It also feels that, where students are encouraged to create artefacts (this could be content, demonstrations etc), collaboratively or individually, there is a process of 'sense-making'. The conceptualisation, planning, research, creation, evaluation, and refinement stages involved in the process of creation are incredibly powerful, and the whole aspect of choice is built in. So, flipped classrooms have the opportunity to go hand in hand with inquiry learning approaches and ePortfolios, while also encouraging students to embrace and learn and express themselves within cultural frameworks that they choose.

Comment by Leigh Hynes on January 15, 2013 at 7:51

Thank you for your feedback, Pascale.  I found this very powerful blog in December, Pascale, and it makes so much sense to me.  In my experience, students learn so much more when they create first.  It helps them see the big picture better.  Creating videos is just one way of doing this.  

But to me, flipping is also powerful because the student has the pause and rewind function ....which may or may not exist in the classroom, but everyone in the classroom, without differentiated learning, has to go at the speed of the teacher in explanations.  With flipping the control is handed over to the learner.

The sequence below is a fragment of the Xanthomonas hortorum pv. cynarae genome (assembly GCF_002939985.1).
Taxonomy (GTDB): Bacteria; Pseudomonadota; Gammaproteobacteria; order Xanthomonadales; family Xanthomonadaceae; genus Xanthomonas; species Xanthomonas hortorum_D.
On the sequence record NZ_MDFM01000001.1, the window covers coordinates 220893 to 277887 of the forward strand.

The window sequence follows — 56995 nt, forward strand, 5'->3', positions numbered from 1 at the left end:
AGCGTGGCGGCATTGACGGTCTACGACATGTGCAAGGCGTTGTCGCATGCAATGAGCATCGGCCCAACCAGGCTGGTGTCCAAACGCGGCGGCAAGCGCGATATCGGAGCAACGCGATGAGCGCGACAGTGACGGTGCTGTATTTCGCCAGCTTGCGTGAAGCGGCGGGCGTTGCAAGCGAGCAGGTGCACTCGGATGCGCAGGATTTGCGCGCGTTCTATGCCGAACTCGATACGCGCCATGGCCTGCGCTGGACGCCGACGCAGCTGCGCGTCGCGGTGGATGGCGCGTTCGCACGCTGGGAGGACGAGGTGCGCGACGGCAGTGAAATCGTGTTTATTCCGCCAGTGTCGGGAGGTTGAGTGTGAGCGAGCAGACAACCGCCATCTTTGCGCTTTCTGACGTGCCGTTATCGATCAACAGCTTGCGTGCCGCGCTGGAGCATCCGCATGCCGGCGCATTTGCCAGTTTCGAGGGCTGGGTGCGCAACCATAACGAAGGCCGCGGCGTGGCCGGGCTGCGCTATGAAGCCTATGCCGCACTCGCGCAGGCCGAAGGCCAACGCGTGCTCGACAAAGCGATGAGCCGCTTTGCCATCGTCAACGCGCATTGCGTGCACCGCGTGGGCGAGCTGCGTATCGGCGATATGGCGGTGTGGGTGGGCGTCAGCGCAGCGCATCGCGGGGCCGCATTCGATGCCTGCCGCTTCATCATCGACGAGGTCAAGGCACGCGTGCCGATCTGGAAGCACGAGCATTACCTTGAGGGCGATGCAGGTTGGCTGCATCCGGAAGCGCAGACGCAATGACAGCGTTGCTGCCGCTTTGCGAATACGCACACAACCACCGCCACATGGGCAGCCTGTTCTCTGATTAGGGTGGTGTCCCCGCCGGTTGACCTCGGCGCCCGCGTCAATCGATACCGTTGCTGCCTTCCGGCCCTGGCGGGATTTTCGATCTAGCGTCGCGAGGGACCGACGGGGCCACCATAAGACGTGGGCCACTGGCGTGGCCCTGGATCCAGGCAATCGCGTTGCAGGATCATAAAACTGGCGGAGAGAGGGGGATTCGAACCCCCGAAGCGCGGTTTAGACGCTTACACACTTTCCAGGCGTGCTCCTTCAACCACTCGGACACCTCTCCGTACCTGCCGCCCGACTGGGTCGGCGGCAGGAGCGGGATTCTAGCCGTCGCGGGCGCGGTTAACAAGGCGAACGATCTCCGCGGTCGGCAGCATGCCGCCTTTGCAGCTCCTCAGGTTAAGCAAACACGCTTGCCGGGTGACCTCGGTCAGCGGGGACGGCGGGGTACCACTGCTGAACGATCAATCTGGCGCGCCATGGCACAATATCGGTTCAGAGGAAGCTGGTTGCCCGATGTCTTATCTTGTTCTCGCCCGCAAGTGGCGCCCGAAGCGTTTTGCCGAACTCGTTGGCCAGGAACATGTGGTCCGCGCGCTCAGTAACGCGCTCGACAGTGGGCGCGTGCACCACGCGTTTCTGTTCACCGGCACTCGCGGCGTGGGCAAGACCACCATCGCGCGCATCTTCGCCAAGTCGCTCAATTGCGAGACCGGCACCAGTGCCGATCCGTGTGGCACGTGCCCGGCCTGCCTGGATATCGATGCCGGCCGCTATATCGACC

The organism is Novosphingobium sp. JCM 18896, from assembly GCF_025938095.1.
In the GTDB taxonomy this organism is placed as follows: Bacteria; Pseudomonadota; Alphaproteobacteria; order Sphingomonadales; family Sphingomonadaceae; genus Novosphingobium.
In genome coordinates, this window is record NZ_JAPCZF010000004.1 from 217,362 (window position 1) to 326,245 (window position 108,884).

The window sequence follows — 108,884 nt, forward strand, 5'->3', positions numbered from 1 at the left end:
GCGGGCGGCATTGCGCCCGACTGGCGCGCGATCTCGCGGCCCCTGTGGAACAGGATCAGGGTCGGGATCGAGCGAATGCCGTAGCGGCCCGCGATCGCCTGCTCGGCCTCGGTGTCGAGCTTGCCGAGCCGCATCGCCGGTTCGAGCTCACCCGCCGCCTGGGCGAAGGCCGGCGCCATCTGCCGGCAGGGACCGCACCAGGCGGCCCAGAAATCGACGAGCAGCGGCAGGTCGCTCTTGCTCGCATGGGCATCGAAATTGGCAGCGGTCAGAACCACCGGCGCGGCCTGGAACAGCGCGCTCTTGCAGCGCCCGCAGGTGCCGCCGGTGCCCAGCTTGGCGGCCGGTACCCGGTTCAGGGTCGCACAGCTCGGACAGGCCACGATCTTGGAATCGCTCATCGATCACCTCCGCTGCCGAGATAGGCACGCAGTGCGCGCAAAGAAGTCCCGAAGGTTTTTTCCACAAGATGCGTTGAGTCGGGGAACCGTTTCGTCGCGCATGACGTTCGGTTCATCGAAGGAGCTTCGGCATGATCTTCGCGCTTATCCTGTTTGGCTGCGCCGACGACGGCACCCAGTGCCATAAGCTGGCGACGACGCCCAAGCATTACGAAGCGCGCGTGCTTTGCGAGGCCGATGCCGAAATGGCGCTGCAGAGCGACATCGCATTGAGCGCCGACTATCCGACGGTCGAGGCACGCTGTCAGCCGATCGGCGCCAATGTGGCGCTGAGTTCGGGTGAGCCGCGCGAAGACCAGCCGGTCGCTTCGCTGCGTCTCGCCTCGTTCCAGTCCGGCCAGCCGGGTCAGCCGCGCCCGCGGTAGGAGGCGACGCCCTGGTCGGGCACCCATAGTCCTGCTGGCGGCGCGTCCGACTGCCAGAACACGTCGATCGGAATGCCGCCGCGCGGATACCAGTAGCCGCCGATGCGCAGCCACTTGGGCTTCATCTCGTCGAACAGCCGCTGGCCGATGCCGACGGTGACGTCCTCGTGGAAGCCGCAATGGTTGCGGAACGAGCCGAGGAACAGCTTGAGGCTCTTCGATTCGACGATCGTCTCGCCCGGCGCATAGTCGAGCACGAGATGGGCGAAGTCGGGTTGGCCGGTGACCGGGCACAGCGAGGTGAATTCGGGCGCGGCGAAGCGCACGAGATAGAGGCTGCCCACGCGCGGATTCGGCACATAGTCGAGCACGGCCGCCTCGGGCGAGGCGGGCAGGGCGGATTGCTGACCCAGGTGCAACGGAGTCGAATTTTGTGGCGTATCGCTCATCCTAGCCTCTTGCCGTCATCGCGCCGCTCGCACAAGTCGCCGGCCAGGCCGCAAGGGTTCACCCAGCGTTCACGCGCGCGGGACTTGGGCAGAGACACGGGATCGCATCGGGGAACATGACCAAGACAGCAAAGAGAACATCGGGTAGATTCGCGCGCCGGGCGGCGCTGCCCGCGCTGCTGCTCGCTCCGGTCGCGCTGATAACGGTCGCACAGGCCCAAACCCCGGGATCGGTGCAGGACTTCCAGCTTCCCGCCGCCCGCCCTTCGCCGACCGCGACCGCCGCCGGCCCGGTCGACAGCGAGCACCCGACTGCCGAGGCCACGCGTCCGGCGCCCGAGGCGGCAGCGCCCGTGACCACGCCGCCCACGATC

Comment by Pascale Hyboud-Peron on January 14, 2013 at 14:03

Thank you Leigh for writing about flipping from a cultural competence angle, and for linking to your paper. I have been reticent about flipped classrooms. As I am reticent about a lot of approaches if they are used to the exclusion of anything else! Your entry got me thinking about two things:
- how the flipped classroom can enter Language learning by effectively supporting  Task Based Learning: communication in immersed situations is paramount in TBL and if students knew they are going to focus on just that in class, equipped with what they acquire outside of the classroom, in a flipped model when necessary, then I would think their communicative competence would improve fast.
- how the flipped classroom could make use of an LMS (for the teacher to scaffold the learning activities, video, quizzes, drills, presentations, questionnaires…) and the students of an ePortfolio in which they store and organize productions, research, results, but also share with peers, ask questions etc
Would you agree that "flipping" could definitely have an impact on teachers and students being creators of content?